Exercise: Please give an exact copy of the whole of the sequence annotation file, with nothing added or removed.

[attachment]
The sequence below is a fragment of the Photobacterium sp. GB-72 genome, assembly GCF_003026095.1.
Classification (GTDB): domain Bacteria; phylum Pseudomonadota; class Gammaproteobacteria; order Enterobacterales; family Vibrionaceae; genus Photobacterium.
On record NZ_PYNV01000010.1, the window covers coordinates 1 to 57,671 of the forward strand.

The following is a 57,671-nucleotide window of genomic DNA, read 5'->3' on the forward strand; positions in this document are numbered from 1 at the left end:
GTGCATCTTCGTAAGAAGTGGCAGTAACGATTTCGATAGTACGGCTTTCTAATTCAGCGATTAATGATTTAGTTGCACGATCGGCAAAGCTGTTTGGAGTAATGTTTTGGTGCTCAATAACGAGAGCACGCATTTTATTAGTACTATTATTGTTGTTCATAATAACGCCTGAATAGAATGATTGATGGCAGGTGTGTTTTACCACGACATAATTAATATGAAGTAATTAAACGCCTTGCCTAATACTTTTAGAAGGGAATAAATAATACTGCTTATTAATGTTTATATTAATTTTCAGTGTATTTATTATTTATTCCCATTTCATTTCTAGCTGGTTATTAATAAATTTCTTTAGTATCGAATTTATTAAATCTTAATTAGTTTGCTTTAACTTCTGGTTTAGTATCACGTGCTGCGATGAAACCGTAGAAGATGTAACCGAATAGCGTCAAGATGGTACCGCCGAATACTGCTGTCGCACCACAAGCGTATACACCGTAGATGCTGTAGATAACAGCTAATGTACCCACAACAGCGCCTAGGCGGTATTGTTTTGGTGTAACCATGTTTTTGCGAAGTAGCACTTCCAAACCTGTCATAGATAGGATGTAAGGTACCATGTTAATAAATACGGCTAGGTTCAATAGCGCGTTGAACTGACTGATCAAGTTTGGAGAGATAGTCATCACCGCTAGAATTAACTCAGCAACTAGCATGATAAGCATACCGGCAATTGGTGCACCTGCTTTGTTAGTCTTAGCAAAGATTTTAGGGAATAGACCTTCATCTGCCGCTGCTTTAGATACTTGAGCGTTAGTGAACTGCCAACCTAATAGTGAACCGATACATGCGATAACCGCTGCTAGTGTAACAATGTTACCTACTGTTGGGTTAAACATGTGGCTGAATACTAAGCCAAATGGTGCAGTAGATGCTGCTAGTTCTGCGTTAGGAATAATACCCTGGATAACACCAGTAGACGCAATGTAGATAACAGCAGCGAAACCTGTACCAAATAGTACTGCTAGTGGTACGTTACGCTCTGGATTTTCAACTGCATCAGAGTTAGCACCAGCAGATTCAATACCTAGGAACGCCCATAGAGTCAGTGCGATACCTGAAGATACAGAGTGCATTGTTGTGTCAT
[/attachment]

The sequence below is a fragment of the Photobacterium sp. GB-72 genome, assembly GCF_003026095.1.
Classification (GTDB): domain Bacteria; phylum Pseudomonadota; class Gammaproteobacteria; order Enterobacterales; family Vibrionaceae; genus Photobacterium.
On record NZ_PYNV01000010.1, the window covers coordinates 1 to 57,671 of the forward strand.

The following is a 57,671-nucleotide window of genomic DNA, read 5'->3' on the forward strand; positions in this document are numbered from 1 at the left end:
GTGCATCTTCGTAAGAAGTGGCAGTAACGATTTCGATAGTACGGCTTTCTAATTCAGCGATTAATGATTTAGTTGCACGATCGGCAAAGCTGTTTGGAGTAATGTTTTGGTGCTCAATAACGAGAGCACGCATTTTATTAGTACTATTATTGTTGTTCATAATAACGCCTGAATAGAATGATTGATGGCAGGTGTGTTTTACCACGACATAATTAATATGAAGTAATTAAACGCCTTGCCTAATACTTTTAGAAGGGAATAAATAATACTGCTTATTAATGTTTATATTAATTTTCAGTGTATTTATTATTTATTCCCATTTCATTTCTAGCTGGTTATTAATAAATTTCTTTAGTATCGAATTTATTAAATCTTAATTAGTTTGCTTTAACTTCTGGTTTAGTATCACGTGCTGCGATGAAACCGTAGAAGATGTAACCGAATAGCGTCAAGATGGTACCGCCGAATACTGCTGTCGCACCACAAGCGTATACACCGTAGATGCTGTAGATAACAGCTAATGTACCCACAACAGCGCCTAGGCGGTATTGTTTTGGTGTAACCATGTTTTTGCGAAGTAGCACTTCCAAACCTGTCATAGATAGGATGTAAGGTACCATGTTAATAAATACGGCTAGGTTCAATAGCGCGTTGAACTGACTGATCAAGTTTGGAGAGATAGTCATCACCGCTAGAATTAACTCAGCAACTAGCATGATAAGCATACCGGCAATTGGTGCACCTGCTTTGTTAGTCTTAGCAAAGATTTTAGGGAATAGACCTTCATCTGCCGCTGCTTTAGATACTTGAGCGTTAGTGAACTGCCAACCTAATAGTGAACCGATACATGCGATAACCGCTGCTAGTGTAACAATGTTACCTACTGTTGGGTTAAACATGTGGCTGAATACTAAGCCAAATGGTGCAGTAGATGCTGCTAGTTCTGCGTTAGGAATAATACCCTGGATAACACCAGTAGACGCAATGTAGATAACAGCAGCGAAACCTGTACCAAATAGTACTGCTAGTGGTACGTTACGCTCTGGATTTTCAACTGCATCAGAGTTAGCACCAGCAGATTCAATACCTAGGAACGCCCATAGAGTCAGTGCGATACCTGAAGATACAGAGTGCATTGTTGTGTCAT